The Monrovia and Green Valley areas are about to change. The folks living there are about to lose the lifestyle for which they moved into the area — lots of green space instead of blacktop and concrete; lots of peace and quiet instead of the sounds of traffic and emergency equipment; lots of fresh country air, the smell of freshly cut grass and hayfields instead of the fumes generated by huge volumes of traffic; lots of peaceful living instead of living in fear of increased crime, which is often the result of densely populated areas; lots of space around their homes instead of having to listen to their neighbor snoring, sneezing or their radio/TV program; lots of sounds of children at play in their spacious backyards, birds chirping and singing instead of the sounds of honking horns and screaming sirens. Head puppeteer Blaine Young and his three puppets (Billy Shreve, C. Paul Smith, Kirby Delauter) are about to change it all.

Commissioners look to shed excess building space

Frederick News Post
Bethany Rodgers
09/03/2013
Frederick County officials have laid out a strategy to get rid of extra building space and free up more room in the budget. Relocating county staff members and programs will allow officials to sell several properties, cancel a $2.5 million maintenance project and end two leases, officials said. A task force has been working since last year to sketch out the five-year building consolidation plan approved Thursday by county commissioners. "I'm very happy to see it," Commissioner Paul Smith said of the plan. "It will help us be more efficient and reduce the taxpayer burden a little bit." With the plan, the county would put on the market a building at 520 N. Market St., now the headquarters of the citizens services division. The division would eventually move to 340 Montevue Lane, according to the plan.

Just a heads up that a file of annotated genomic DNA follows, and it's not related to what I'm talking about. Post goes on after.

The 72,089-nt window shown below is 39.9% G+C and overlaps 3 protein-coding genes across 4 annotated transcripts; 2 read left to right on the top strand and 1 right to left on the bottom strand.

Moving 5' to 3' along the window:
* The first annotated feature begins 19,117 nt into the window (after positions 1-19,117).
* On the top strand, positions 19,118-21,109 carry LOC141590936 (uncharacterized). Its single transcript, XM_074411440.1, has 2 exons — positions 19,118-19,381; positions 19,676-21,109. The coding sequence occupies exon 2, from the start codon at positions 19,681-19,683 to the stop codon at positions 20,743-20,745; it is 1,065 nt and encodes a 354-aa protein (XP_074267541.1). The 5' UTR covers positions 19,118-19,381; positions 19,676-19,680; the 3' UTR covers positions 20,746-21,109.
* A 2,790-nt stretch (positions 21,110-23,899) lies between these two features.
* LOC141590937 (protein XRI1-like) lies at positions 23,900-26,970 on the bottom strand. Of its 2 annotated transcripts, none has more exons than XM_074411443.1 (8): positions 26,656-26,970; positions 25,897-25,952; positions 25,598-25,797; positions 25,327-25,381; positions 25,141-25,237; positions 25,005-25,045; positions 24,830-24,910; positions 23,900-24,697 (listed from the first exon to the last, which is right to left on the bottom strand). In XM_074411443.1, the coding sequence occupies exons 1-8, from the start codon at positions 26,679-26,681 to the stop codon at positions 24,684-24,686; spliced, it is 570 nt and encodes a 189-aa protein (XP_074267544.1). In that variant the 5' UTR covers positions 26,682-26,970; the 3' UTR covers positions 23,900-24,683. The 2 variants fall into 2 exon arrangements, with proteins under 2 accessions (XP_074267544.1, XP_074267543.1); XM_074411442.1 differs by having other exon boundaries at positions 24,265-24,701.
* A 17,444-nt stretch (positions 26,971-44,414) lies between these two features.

Violating the Open Meetings Act is no laughing matter

Frederick News Post
08/24/13
When is a quorum, not a quorum? Don't waste your time asking Frederick County Commissioner Kirby Delauter that question. Judging by his reaction of last week's unfavorable opinion by the Maryland Open Meetings Compliance Board he's "not going to lose any sleep on it." Not to be outdone, Commissioner Billy Shreve told Frederick News-Post reporter Bethany Rodgers, after learning about the ruling, that the compliance board's decision won't change his approach to talking about county issues. What we find troubling is that it's this kind of arrogance and disrespect for government transparency that continues to be the hallmark of the majority of this current board of commissioners. In case you missed it, the Maryland Open Meetings Compliance Board ruled last week that three commissioners, including Delauter and Shreve, violated the state's Open Meetings Act when they talked about the pending sale of two county-owned facilities on a local radio program on June 15.